Talking Back to Your Fear Narrator & Telling Your Story
July 31, 2019
We tell ourselves stories; These stories can, at times, be truths about our lives or accounts of dreams of where we’d like our lives to go.
These stories can also be just that: stories.
My brain likes to default to the narrative that I didn’t earn my place, my current situation, my partner’s affection, my friendships, etc.
As I stood on top of a ladder, shooting marketing photos for a business launch for the third time now and was asked my opinion on paint colors and wall decor, the fear narrator in my brain started speaking about all the ways I’d faked my way here.
Your fear narrator, and mine, is like that older kid at camp telling ghost stories. It feeds off your energy and your attention. Once you stop giving your fear narrator the reaction it wants, it gets bored. It gets quieter and quieter.
You’re not going to get rid of your fear narrator, just like you can’t get rid of the big kids at camp or your pesky older sibling, but you can stop giving it the reaction it wants. You choose to walk away and put your attention elsewhere.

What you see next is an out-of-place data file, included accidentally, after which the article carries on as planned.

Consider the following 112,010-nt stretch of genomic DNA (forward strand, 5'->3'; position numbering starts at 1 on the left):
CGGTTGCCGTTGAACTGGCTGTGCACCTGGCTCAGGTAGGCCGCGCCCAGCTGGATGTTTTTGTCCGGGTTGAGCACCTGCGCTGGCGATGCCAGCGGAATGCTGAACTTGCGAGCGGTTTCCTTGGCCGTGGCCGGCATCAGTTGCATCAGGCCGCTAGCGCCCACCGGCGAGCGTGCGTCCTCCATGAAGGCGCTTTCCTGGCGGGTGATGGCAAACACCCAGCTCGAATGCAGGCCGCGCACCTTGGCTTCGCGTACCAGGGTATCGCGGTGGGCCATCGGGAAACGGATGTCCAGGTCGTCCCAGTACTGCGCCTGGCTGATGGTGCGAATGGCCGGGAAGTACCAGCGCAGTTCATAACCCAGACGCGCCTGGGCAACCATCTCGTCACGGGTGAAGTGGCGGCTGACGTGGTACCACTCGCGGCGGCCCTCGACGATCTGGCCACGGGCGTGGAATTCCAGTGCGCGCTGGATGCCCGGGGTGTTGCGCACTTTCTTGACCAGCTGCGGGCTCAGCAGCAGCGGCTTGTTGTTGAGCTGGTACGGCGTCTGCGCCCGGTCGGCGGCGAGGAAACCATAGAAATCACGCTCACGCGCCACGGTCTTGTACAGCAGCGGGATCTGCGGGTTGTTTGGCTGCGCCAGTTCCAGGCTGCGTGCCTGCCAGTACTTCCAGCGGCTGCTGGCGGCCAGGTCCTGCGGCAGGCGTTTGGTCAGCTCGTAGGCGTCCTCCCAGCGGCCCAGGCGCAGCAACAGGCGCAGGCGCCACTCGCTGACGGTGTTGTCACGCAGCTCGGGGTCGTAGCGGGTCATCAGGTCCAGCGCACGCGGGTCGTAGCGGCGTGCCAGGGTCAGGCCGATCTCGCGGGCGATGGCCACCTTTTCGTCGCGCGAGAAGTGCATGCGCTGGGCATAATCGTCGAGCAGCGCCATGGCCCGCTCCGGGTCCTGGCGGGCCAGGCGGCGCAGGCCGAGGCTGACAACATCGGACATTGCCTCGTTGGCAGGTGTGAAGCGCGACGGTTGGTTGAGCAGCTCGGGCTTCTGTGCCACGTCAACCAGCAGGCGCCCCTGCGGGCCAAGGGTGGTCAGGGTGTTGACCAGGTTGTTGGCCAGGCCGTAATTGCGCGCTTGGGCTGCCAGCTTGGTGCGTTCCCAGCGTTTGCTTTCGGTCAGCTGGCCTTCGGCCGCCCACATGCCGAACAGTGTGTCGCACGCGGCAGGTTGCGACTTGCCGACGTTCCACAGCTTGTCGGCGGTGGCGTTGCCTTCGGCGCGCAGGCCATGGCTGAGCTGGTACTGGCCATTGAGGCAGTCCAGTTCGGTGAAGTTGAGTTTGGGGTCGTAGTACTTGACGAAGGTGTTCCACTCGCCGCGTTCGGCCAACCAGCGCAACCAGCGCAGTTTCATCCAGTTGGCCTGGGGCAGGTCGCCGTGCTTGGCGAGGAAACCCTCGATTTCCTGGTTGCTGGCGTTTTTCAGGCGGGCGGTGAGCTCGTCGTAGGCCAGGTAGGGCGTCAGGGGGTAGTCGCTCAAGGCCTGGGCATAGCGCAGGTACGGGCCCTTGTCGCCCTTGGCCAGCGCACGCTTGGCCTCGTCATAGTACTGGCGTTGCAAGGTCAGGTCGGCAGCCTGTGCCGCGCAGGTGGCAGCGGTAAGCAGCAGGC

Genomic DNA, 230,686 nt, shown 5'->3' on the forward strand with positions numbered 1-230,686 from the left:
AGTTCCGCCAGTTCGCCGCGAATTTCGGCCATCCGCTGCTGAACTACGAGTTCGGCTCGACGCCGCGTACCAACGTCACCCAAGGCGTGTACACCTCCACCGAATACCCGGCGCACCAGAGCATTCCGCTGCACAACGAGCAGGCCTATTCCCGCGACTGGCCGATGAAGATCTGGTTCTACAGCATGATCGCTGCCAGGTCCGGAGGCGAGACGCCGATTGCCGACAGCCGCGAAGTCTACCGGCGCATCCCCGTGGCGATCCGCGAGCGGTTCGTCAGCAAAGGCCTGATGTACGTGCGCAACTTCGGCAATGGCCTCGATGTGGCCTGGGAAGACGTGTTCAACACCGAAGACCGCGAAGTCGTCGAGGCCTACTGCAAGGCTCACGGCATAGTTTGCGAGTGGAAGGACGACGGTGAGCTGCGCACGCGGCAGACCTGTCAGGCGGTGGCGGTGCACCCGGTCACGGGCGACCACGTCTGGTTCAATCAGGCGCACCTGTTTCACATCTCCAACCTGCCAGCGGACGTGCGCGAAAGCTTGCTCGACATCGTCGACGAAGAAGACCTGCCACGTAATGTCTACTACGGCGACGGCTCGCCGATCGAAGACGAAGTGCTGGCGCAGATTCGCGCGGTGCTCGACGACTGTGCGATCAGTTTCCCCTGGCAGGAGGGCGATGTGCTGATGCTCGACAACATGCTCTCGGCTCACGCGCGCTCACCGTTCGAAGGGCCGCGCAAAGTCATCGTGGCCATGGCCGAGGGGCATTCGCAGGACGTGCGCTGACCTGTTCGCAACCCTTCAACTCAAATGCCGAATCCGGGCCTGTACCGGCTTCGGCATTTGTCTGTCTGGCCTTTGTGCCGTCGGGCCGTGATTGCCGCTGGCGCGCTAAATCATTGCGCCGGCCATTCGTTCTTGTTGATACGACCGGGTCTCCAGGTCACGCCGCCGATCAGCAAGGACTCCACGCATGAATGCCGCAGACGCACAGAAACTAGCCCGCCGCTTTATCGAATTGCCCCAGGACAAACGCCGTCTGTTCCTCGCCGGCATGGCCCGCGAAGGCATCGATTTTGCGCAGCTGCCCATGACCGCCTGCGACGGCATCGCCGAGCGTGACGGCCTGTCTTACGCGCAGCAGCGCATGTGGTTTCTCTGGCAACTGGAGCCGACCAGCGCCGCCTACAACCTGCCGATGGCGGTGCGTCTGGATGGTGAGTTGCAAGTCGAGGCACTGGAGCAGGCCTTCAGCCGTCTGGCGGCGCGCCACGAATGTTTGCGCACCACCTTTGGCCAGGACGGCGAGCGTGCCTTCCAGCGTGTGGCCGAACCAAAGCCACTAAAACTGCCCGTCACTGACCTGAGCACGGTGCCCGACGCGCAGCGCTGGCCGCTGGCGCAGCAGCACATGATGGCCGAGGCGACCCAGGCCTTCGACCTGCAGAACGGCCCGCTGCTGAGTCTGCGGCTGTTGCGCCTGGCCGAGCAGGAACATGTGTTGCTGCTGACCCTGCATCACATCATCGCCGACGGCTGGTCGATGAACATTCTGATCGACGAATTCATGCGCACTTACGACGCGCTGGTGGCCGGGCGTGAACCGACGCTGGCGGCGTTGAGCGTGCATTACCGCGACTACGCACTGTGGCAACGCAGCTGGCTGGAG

𝐏𝐮𝐭 your attention, and your fear, into something productive. Do it scared. Fear has a lot of energy attached to it and where there is energy, there is always motion waiting to happen (#lifephysics). Rather than feed that energy right back into what’s keeping you stuck, redirect it towards what will keep you in motion: speak it to a friend or, better yet, a role model, let it drive you to check out a book and do research, take all that fear energy and dance it out.
𝐓𝐞𝐥𝐥 yourself a different story. Tell it louder than your fear narrator. Down out the ideas that you faked it or stumbled your way here with glorious tales of how you triumphantly marched up to this moment and took it by storm. If your tires of fables and dramas, then start writing adventures, fantasies, and comedies about your life. You might just look back and realize you were writing the guidebook all along.